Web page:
By Martina Tonet
Resistance and indigenous ethnicity in the Peruvian Andes
Since the colonial era, indigenous bottom-up resistance has been enacted. Throughout the seventeenth and eighteen centuries ayllus across the Andes revolted against the Spanish crown.[i] These resulted in the Túpac Amaru II Great Rebellion (1780-81), which was led by a mestizo and descendant of the Inca dynasty José Gabriel Condorcanqui, better known under the name of Túpac Amaru II and by other members of Inca descent such as Garcilaso Chimpuocllo and Felipe Huamán Poma de Ayala (see O’Phelan, 1995). Throughout the construction of the Peruvian republic (1879-1895), local networks of ‘ethnic authorities’ (i.e. kurakas) continued to mobilise communities to partake in Indian litigation and protest against the expropriation of Indian lands and other injustices (Larson, 2004: 622). These uprisings were not merely resisting domination. They were also asserting a distinctive indigenous ethnicity, which at the turn of the twentieth-century was openly defended in the Rumi Maqui (Hand of Stone) Rebellion (1915-1916). The mentioning of this specific rebellion is important because it was the only time in Peruvian history where indigenous people mobilised to promote a transformative discourse celebrating the Indianness of highland peasants (Jacobsen, 1993: 340). The rebellion encouraged communities across the Andes to further organise in pursuit of their own interpretations of the Peruvian ‘New Nation’. In 1921, migrants from Andean communities founded the Comité Pro-Derecho Indígena -Tawantinsuyu in Lima, while local branches spread in the provinces and districts of the sierra. The Tawantinsuyu movement imagined an alternative nation defined by Indianness and inclusive of Indians who were presented as Peruvians while striving for their civil rights and for the country’s progress (De la Cadena, 2000: 102-103). Nonetheless, the Tawantinsuyu’s ideological aspirations for the construction of a modern nation that might comprise indigenous ethnicity in terms of a progressive Indian identity, were violently suppressed. In 1927, President Leguía abolished the Tawantinsuyu. Additionally, by endowing the indigenismo movement with authority over the ‘Indian problem’, the Peruvian president silenced ethnicity as a means of gaining political legitimation among indigenous peoples. Since then, indigenous resistance in the Peruvian Andes has become controversial.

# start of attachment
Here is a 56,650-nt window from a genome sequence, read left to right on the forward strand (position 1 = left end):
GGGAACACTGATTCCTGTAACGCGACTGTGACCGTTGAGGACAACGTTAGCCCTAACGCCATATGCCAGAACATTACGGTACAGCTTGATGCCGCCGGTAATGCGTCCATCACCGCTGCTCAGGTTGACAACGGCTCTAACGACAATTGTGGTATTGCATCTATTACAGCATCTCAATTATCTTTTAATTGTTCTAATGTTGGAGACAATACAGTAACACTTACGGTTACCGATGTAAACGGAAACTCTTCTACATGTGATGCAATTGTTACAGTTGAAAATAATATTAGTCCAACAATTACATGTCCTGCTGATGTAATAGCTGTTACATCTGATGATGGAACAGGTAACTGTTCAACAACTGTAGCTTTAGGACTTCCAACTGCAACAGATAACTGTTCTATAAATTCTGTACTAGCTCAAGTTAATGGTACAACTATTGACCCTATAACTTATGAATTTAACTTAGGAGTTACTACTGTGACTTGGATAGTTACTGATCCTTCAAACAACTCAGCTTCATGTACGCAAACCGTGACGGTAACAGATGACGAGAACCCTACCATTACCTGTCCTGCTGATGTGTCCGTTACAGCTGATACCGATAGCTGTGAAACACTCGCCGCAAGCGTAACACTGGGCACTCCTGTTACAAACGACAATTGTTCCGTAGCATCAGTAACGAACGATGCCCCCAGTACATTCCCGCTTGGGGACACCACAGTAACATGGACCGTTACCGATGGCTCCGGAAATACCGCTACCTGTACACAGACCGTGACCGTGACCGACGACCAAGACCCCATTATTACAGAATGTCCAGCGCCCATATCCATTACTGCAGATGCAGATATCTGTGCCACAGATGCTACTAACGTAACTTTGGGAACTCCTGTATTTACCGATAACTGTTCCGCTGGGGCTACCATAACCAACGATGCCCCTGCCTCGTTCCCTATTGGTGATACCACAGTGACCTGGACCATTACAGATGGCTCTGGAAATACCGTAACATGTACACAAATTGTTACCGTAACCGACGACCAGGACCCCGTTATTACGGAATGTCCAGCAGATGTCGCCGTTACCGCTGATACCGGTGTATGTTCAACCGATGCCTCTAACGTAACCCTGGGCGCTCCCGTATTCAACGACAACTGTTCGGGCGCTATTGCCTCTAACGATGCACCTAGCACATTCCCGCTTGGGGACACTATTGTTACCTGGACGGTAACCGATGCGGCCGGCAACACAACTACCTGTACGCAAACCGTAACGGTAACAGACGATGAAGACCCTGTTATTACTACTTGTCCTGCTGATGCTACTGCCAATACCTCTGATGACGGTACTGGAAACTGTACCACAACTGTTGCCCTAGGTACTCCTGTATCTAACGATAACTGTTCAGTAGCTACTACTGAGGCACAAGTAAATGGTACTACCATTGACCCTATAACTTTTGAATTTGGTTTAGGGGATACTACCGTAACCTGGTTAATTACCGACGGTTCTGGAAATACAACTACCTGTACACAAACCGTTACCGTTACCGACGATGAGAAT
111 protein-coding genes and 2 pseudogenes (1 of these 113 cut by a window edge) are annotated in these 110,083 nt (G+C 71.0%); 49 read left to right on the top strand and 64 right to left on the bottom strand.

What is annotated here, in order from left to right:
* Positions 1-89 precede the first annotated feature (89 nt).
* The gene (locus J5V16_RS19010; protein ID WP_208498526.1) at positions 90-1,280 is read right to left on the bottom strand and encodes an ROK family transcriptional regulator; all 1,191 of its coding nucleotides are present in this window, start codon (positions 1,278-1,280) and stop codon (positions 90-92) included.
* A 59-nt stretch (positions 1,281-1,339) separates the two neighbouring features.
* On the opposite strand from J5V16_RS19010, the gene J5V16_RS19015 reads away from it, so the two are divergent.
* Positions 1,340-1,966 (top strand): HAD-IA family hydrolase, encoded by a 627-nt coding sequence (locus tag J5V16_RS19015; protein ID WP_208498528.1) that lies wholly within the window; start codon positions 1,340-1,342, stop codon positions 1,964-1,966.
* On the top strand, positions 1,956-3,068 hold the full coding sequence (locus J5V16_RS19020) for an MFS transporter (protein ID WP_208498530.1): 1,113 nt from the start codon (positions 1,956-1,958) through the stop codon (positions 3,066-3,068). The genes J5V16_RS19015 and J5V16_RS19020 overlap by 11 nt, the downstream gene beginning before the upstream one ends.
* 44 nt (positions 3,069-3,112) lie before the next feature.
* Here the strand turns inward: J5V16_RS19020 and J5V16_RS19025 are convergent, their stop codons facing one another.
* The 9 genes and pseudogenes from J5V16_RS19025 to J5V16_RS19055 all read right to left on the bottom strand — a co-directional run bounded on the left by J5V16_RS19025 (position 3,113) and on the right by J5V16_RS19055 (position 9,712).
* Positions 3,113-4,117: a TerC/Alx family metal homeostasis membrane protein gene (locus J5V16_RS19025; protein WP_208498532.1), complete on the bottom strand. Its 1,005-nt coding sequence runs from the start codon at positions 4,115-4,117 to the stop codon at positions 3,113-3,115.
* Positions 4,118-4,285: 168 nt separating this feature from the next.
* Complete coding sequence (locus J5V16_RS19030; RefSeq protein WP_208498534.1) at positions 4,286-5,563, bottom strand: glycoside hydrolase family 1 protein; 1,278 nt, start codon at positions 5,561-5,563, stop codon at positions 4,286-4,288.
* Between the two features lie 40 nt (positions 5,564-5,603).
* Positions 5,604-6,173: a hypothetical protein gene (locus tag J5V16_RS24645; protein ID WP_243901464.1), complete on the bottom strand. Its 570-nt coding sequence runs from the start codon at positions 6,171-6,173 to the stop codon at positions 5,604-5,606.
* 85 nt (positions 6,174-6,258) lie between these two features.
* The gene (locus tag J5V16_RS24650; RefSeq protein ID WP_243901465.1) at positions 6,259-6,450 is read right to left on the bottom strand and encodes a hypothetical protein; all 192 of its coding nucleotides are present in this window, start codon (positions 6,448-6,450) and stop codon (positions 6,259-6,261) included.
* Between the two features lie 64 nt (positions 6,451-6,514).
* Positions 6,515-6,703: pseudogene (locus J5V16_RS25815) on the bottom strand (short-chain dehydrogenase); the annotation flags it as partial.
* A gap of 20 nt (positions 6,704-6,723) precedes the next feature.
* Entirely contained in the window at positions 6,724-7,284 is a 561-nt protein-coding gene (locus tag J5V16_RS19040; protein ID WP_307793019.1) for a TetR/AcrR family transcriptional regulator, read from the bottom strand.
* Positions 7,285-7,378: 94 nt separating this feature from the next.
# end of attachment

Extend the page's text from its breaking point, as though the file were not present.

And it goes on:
The following sections exemplify how in this Latin American region forms of resistance have not necessarily implied ‘agency’ that ‘withstands colonisation by others’ (cf. McLennan, 2005: 309-310). Resistance has paradoxically meant consolidating an unjust and fundamentally racist social order founded in disavowal of anything related to indigenous identity. While in the 1920s indigenous ethnicity was silenced from above, in due course of history it has been indigenous peoples who partook in the further suppression of ethnicity as a means of political empowerment. This does not mean that indigenous ethnicity has not been employed to generate revenue and/or enhance the living of some indigenous peoples. As Zorn (2004) points out, the selling of the distinctive ethnic Taquilean dress has reinforced local identity, becoming a positive sign Indianness that reinstates pride among the islanders (Zorn, 2004: 12-14). However, while the commodification of indigenous ethnicity has enabled some disadvantaged communities to assert their indigenous cultural distinctiveness, indigenous ethnicity has yet to mobilise an indigenous political movement that would counterpart dominant racist discourses. I argue that this is in part due to the type of resistance indigenous peoples have enacted in this Latin American region.
Agrarian Reform (1969) and the Rejection of a Multicultural education
Indigenous resistance during the Agrarian Reform was abundant. Indigenous peoples across the Andes mobilised to challenge the oppressive and unjust hacienda system. The latter kept Indians in a disadvantaged and marginal social condition as mere labour force. The major accomplishment that indigenous communities achieved during the Agrarian Reform was the retrieval of their lands from landowners. The alphabetisation in Spanish of indigenous masses of the 1940s and 1950s[ii] facilitated this process. In the 1960s indigenous peoples who were educated in Spanish literacy forced the political elite to promote agrarian reform, the industrialisation of the country, and the nationalisation of products that were in the hands of foreign companies (Oliart, 2011: 34). Spanish literacy enabled indigenous peoples to defend themselves from the abuses of those in power as it facilitated the recuperation of their lands from the hacendados.[iii] In elevating the masses, Spanish literacy brought transformations for the most disadvantaged social strata.